Nov. 6, lanterns covered in students’ wishes for the semester glowed over the Sunken Garden as the College of William and Mary’s Chinese Student Organization celebrated their annual Lantern Festival.
The Mid-Autumn Festival is a Chinese tradition dating back over 3,000 years to the Shang Dynasty, originally beginning as a celebration of the moon. For many, the Mid-Autumn Festival is also an opportunity to connect with family and focus on reflection.
It is also one of the largest festivals in China, but other groups outside of China also celebrate the festival, including the Vietnamese, Koreans and Filipinos, among others.
“For China, for the Mid-Autumn Festival, they have lantern festivals, and I think we are just trying to resemble that,” CSO member William Westin ’22 said.
To prepare for the event, students from the CSO tabled at Sadler Center on Monday and Tuesday to pre-sell lanterns for their festival. Attendees could purchase lanterns for $3 before the event, or for $5 at the event. Students were welcome to come to the festival at any time between 6 and 10 p.m.
During the festival, several tables were set up on the Sunken Garden towards the Sir Christopher Wren Building, around which students gathered to prepare their lanterns and other supplies. Although the traditional color of the lantern is red, which is considered a lucky color in Chinese culture, students could pick their lantern from stacks of different colored lanterns on the tables. Students were also encouraged to write wishes on their lanterns with the provided markers.
On a large piece of paper on one of the tables, CSO members wrote suggestions for specific wishes that students could write. These suggestions were written in Mandarin characters, along with their English translations, such as “food,” “health,” “home” and “happiness.”
During this time of the semester, students are dealing with examinations, registering for classes, and trying to ensure that they receive their ideal marks. CSO members also wrote other words such as “finals,” “registration” and “grades” as suggestions for wishes, highlighting this time of year that students can find particularly stressful.
“We only do ours in November, so we only do it once a year. … We have it every year, around the same time, right before Thanksgiving,” CSO President Ricky Lee ’21 said. “So it’s a great way to make some wishes for anything before the holidays, and most of the time people wish for finals, good luck on finals and good luck on other things.”
After attendees picked out lanterns and wrote their desired wishes, members from the CSO helped them set up their lanterns, including lighting the fire at the bottom of the lantern, which caused the lanterns to float. Since free-flying lanterns are illegal in Virginia, members of the CSO also ensured that each lantern was tethered by string to a water bottle so that it would not be able to float away.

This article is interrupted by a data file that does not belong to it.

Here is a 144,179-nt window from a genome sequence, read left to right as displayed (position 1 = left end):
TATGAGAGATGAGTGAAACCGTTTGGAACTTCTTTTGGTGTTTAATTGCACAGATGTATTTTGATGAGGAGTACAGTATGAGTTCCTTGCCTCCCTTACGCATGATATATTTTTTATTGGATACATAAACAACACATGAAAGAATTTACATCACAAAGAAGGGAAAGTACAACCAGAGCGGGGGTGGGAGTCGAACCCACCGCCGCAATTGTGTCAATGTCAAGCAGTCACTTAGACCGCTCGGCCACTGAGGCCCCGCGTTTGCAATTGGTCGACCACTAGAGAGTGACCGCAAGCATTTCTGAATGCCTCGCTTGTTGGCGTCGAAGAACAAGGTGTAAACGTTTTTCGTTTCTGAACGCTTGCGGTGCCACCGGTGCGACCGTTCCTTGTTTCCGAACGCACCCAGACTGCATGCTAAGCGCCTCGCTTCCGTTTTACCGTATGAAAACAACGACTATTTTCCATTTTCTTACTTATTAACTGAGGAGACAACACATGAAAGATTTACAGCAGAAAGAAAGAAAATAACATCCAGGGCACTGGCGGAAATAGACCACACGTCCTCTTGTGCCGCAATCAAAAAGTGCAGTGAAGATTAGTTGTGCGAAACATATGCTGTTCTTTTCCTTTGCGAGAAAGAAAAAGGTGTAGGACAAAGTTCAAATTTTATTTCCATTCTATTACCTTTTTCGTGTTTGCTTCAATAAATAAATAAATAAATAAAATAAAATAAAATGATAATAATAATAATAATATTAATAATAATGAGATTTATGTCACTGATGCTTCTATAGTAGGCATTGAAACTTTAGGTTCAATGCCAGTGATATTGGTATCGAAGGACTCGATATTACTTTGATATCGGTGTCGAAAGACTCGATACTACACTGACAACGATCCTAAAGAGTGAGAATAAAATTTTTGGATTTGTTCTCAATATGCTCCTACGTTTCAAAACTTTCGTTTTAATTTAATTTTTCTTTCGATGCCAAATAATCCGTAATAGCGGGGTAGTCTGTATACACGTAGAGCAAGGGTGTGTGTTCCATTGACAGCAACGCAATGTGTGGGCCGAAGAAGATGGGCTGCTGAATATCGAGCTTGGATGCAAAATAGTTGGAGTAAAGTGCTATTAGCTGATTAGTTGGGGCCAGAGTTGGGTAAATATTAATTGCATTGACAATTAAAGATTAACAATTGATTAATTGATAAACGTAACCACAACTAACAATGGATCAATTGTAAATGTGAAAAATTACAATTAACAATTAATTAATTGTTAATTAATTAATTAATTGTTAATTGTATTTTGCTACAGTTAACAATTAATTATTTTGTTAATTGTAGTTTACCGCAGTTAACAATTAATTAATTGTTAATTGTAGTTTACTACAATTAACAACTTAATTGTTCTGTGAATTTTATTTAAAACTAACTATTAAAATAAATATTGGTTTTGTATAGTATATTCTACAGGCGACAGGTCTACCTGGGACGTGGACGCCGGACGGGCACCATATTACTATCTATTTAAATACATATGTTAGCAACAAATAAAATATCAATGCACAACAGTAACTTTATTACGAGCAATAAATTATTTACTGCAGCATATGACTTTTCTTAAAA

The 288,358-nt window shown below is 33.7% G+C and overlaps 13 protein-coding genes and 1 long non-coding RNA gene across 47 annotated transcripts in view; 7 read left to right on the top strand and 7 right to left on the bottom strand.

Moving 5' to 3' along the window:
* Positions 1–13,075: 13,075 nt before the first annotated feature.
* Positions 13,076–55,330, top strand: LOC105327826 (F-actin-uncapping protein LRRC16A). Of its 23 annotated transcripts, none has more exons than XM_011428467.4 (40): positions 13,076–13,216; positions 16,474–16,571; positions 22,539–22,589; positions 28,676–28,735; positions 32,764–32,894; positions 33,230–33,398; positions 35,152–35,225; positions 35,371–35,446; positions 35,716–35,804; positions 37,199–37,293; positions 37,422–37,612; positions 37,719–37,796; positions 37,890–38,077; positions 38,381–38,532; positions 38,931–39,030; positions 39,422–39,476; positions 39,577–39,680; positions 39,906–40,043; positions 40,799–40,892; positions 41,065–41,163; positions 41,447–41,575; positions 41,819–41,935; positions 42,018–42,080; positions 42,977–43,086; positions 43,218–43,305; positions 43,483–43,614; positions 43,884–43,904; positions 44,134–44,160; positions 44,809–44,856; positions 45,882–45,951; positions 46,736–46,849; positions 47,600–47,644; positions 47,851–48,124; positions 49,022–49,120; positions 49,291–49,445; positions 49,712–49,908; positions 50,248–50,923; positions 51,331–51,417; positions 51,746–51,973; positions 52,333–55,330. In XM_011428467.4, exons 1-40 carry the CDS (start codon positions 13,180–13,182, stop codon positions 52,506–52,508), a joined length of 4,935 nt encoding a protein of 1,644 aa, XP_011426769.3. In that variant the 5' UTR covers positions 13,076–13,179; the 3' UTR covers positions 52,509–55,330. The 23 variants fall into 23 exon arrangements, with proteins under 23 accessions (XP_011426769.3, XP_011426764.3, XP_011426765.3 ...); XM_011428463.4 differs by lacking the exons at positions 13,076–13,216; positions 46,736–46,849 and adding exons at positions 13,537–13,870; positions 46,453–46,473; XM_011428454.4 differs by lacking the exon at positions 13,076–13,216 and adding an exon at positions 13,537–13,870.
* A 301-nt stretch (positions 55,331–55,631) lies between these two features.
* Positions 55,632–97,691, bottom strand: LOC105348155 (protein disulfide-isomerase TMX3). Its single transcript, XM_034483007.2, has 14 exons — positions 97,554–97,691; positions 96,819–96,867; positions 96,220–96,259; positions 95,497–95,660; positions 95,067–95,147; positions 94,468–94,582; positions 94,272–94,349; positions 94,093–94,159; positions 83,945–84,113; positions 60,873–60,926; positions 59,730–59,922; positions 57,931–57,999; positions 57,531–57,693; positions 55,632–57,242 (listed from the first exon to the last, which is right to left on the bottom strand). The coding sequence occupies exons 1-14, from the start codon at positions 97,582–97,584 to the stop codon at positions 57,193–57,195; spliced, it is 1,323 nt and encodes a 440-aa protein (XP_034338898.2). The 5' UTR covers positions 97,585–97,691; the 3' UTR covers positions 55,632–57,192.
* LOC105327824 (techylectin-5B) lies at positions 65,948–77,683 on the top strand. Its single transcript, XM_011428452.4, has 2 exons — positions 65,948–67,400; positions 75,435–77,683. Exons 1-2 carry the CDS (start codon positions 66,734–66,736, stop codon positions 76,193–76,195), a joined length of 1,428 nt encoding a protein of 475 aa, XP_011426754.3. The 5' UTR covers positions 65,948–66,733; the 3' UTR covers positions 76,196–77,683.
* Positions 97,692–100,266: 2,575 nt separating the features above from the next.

It sometimes took several attempts for some members and students to get their lanterns to float, but when they were successful at getting them in the air, festival attendees turned around in awe and watched the glowing lanterns hover.
“So, you can write your wishes on the lanterns, and then the lanterns kind of float in the area,” Lee said.
While some students were attending the CSO’s lantern festival for the first time, others were returning to experience the lantern festival again.
It was Katie Brownfiel ’20’s second time attending the Chinese lantern festival. Brownfiel, who is in the School of Education and wants to teach high school English upon graduation, wished for a good career. She picked a blue lantern because it is her favorite color.
“I wrote that I want to be a good teacher,” Brownfiel said, her face glowing as she admired her lantern floating above her.
When inquired about what else she wrote on her lantern, Brownfiel reflected on her wishes from past years.
“I think happiness, which I also have it on it again this year too,” Brownfiel said. “I wrote a bunch more this year because I could write more than one, I figured out.”
The CSO’s annual lantern festival brought a traditional Chinese celebration to the College, uniting students to celebrate together on the Sunken Garden and wish for a good season.
“It’s just a big part of Chinese culture,” Lee said.